Sterling made a marginal new high before the weekend, but the disappointing retail sales sent it lower. The shooting star candlestick pattern is bearish, but no important technical levels were breached, even the previous day low near $1.3800. In fact, sterling held above the five-day moving average (~$1.3835), which it has not closed below for more than a week. We suspect a break of around $1.3760 is needed to signal something more than a flattish consolidation. The daily and weekly technical indicators have not turned lower and many are talking about a $1.40 objective.
The Australian dollar tested $0.7500 a little more than a month ago and it reached a high near $0.8040 ahead of the weekend before pulling back to close a little below $.8000. Like sterling, the Aussie traced out a shooting star candlestick pattern with its weak close. Initial support is seen in the $0.7940-$7960 area. The technicals are stretched. The RSI is elevated but no longer trending higher and the MACDs can turn down in the coming days. However, the weekly technical indicators are still constructive. While $0.8100 is the next immediate upside target, the $0.8260 area corresponds to a 38.2% retracement of the Australian dollar’s slide from the 2013 high near $1.06.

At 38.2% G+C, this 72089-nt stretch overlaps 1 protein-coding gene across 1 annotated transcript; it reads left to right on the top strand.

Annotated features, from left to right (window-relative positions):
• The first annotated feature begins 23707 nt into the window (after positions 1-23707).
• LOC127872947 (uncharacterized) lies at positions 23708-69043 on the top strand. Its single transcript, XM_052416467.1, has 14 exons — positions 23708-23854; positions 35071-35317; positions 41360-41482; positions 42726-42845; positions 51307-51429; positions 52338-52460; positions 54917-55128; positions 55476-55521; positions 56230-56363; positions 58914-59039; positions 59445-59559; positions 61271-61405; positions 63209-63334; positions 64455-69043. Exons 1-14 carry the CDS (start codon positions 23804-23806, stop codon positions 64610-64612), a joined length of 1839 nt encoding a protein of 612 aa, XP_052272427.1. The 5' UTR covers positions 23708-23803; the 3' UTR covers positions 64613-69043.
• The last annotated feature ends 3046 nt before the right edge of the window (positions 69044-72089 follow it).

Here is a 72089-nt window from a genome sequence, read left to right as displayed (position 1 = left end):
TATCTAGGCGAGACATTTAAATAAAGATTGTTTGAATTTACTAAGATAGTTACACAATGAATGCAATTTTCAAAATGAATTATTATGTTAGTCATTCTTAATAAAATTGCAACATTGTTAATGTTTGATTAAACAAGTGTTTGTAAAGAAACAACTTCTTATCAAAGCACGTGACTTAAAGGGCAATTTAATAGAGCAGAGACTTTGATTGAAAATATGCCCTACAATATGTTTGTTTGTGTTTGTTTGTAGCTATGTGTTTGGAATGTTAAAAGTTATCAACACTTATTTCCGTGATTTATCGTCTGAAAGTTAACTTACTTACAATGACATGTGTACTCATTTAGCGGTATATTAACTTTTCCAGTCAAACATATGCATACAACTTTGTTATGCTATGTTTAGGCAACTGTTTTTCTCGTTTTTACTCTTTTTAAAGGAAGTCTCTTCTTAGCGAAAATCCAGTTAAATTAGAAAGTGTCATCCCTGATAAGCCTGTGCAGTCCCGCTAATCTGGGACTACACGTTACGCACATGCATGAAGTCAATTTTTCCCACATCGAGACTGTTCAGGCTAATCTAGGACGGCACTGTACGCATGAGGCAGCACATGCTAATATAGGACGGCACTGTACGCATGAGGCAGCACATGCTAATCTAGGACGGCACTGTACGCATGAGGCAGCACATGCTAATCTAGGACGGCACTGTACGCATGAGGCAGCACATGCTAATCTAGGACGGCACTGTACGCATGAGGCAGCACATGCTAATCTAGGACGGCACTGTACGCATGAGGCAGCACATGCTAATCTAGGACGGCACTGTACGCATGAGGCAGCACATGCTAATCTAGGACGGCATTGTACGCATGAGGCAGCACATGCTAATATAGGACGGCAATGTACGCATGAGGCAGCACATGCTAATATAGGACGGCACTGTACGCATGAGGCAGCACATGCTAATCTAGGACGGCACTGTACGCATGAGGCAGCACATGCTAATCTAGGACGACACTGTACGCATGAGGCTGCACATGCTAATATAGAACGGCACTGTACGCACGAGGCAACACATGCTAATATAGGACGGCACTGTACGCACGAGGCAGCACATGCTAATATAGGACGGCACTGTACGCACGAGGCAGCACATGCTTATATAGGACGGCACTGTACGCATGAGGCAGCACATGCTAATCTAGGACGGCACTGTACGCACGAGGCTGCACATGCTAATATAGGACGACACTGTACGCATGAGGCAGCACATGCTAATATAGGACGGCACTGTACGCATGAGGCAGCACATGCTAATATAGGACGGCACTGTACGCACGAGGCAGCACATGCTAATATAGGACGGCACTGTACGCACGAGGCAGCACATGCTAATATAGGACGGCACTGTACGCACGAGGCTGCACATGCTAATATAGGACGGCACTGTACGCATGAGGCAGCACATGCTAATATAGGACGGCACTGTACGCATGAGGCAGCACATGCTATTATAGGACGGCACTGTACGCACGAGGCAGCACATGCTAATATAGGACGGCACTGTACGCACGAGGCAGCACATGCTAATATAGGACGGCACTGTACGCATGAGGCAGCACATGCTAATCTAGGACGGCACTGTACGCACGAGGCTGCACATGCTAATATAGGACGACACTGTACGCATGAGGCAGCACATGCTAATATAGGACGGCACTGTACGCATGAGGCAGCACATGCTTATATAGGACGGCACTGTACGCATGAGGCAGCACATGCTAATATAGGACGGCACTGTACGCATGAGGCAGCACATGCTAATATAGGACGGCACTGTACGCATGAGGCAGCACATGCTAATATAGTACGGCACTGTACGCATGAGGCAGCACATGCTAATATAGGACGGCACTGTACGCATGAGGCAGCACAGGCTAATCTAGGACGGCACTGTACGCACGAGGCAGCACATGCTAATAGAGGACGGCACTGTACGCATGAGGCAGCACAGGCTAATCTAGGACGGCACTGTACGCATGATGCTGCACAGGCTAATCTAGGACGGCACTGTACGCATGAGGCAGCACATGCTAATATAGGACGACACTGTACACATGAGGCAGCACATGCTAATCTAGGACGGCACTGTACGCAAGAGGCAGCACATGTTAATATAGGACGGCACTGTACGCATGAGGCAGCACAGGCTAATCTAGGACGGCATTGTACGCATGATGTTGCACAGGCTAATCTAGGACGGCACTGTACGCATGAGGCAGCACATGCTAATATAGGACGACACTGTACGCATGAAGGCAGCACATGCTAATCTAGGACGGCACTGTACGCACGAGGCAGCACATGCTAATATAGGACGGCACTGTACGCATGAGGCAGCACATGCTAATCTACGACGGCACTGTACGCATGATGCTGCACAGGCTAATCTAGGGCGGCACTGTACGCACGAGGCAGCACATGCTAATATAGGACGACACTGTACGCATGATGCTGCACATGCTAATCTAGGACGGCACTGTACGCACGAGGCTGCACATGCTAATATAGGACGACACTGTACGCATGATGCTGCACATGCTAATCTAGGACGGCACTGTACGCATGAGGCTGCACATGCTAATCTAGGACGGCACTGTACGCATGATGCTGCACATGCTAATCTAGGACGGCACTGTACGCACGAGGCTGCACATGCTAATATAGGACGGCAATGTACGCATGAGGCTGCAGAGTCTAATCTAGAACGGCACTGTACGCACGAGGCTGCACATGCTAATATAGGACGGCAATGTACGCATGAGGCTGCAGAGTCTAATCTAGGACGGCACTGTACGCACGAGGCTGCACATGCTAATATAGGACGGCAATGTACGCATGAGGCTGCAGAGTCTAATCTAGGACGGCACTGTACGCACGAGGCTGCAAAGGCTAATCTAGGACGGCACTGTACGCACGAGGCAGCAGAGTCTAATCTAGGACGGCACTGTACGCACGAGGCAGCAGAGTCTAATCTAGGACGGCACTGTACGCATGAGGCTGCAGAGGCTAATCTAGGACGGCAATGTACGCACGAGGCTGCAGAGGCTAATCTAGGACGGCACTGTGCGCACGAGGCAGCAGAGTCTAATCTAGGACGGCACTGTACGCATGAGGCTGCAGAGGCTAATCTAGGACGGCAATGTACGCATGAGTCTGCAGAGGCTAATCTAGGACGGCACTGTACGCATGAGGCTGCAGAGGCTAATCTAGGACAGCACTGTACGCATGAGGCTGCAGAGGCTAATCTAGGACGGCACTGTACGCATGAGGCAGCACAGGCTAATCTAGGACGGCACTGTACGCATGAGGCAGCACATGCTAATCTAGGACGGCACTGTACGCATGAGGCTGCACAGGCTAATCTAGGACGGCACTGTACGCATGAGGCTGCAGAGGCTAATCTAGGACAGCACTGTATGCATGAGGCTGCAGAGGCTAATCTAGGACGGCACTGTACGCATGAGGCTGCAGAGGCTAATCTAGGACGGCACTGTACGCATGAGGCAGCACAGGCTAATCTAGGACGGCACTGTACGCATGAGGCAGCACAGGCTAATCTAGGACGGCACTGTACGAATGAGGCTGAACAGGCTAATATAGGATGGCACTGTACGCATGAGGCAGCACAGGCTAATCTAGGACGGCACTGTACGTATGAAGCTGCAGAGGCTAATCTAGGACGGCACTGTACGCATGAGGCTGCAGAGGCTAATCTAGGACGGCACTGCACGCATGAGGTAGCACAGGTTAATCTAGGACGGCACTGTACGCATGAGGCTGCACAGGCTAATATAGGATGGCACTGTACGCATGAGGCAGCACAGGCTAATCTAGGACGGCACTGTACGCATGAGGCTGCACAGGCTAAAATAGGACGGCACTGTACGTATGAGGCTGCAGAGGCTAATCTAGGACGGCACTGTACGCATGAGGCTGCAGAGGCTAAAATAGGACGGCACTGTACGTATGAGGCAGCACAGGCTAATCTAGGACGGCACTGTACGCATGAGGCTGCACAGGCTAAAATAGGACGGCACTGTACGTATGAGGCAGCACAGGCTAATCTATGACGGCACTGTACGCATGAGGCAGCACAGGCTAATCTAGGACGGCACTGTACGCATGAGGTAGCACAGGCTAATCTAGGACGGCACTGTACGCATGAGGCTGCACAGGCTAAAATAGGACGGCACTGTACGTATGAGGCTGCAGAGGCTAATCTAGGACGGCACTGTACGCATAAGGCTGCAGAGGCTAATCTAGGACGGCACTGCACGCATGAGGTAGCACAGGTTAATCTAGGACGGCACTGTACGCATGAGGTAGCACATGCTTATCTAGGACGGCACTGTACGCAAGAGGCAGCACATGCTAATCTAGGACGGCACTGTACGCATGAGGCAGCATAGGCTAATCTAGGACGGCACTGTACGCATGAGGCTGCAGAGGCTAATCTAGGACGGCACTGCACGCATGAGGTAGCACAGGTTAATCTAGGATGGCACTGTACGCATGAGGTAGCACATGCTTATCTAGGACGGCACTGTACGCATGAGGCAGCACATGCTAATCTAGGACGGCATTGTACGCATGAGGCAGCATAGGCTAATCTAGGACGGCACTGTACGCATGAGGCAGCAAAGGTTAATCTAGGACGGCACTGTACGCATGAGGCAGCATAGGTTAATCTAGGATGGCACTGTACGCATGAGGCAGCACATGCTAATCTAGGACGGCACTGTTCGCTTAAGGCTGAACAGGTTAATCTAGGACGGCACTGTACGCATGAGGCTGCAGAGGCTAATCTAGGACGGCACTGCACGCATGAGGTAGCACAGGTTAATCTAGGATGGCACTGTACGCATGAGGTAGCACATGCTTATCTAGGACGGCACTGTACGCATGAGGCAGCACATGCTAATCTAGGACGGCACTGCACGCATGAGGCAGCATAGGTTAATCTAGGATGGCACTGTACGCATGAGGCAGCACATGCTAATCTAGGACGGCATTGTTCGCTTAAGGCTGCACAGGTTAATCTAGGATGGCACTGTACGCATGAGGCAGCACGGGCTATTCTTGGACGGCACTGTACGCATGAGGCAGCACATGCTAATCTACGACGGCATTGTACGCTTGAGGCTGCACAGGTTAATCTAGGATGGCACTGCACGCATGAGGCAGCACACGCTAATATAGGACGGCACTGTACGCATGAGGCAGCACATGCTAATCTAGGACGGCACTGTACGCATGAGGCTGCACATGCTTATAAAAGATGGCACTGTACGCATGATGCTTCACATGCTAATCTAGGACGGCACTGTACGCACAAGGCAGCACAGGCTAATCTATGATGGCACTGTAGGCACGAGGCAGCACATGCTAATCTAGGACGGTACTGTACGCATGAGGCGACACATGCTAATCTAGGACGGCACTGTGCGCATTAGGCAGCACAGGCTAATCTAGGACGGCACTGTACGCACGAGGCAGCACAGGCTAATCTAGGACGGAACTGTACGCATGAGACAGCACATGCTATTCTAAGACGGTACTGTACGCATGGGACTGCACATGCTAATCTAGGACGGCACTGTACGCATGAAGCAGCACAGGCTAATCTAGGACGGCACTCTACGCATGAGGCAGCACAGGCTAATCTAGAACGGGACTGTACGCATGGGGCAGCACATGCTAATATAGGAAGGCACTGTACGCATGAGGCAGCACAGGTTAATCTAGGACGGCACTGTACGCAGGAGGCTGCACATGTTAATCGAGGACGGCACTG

There was some unusual and volatile activity just before and after the Bank of Canada became the first major central bank to change in 2018. The US dollar held the low from January 5 near CAD1.2355. It may be early to talk about a potential double bottom until the US dollar goes through the CAD1.2520 high seen on the day of the rate hike, which also coincides with the 20-day moving average (~CAD1.2515). It finished the week, just below CAD1.2500. The daily RSI and MACDs suggest the greenback’s technical tone is poised to improve. The US dollar exceeded the 61.8% retracement of the September through mid-December rally (~CAD1.2390), but it did not manage to close below there, also suggesting the downside momentum may be easing.